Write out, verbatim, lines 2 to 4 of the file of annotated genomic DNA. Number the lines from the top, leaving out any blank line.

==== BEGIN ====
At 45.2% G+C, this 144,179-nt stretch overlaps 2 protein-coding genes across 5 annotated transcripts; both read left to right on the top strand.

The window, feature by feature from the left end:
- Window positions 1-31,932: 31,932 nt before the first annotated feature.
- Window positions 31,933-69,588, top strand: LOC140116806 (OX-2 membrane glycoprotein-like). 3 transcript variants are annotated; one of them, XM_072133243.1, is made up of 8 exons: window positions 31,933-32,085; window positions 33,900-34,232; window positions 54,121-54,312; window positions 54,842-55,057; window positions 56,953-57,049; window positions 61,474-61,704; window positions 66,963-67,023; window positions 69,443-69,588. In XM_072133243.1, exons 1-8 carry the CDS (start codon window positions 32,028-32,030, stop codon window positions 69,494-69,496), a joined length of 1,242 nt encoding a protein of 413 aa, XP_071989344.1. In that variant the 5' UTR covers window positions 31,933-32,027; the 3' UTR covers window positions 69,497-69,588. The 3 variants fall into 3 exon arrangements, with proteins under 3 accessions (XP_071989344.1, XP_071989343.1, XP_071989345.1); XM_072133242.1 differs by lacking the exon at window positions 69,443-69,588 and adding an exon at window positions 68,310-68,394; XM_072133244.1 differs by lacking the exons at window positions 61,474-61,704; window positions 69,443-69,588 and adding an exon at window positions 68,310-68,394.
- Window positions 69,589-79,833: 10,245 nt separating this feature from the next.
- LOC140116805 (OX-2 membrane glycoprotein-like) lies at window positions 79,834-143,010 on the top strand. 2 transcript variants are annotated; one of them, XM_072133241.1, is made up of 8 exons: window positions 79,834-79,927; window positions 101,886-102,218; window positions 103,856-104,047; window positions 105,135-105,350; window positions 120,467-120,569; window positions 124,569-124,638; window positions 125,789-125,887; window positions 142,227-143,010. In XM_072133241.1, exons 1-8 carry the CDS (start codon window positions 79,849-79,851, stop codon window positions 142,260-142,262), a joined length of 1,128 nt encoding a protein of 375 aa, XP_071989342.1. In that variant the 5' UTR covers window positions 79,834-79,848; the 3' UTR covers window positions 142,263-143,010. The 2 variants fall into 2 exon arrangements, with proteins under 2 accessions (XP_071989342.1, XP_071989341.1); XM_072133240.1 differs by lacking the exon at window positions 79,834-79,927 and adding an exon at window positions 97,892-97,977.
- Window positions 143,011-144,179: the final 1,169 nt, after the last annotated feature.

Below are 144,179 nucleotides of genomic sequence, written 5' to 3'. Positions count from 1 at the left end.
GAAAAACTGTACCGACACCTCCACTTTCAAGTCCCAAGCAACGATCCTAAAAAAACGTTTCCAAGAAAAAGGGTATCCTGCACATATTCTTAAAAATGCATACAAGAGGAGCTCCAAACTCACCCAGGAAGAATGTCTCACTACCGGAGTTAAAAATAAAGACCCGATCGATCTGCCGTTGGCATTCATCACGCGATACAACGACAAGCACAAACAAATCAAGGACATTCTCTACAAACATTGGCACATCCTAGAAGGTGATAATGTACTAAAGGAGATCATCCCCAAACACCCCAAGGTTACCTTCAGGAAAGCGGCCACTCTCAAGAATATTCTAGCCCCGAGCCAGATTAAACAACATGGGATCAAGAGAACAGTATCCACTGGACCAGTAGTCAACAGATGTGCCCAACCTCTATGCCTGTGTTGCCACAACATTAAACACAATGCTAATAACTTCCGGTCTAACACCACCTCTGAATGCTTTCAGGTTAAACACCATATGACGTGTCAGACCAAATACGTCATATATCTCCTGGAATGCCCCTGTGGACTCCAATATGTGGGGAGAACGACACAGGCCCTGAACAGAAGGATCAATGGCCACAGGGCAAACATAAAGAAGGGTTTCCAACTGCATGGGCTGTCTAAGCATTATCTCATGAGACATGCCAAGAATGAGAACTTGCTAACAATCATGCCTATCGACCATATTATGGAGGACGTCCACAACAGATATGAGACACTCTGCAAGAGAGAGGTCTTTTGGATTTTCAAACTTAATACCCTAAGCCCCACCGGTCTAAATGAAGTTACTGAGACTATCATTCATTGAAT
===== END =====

The window, feature by feature from the left end:
- Window positions 1-31,932: 31,932 nt before the first annotated feature.
- Window positions 31,933-69,588, top strand: LOC140116806 (OX-2 membrane glycoprotein-like). 3 transcript variants are annotated; one of them, XM_072133243.1, is made up of 8 exons: window positions 31,933-32,085; window positions 33,900-34,232; window positions 54,121-54,312; window positions 54,842-55,057; window positions 56,953-57,049; window positions 61,474-61,704; window positions 66,963-67,023; window positions 69,443-69,588. In XM_072133243.1, exons 1-8 carry the CDS (start codon window positions 32,028-32,030, stop codon window positions 69,494-69,496), a joined length of 1,242 nt encoding a protein of 413 aa, XP_071989344.1. In that variant the 5' UTR covers window positions 31,933-32,027; the 3' UTR covers window positions 69,497-69,588. The 3 variants fall into 3 exon arrangements, with proteins under 3 accessions (XP_071989344.1, XP_071989343.1, XP_071989345.1); XM_072133242.1 differs by lacking the exon at window positions 69,443-69,588 and adding an exon at window positions 68,310-68,394; XM_072133244.1 differs by lacking the exons at window positions 61,474-61,704; window positions 69,443-69,588 and adding an exon at window positions 68,310-68,394.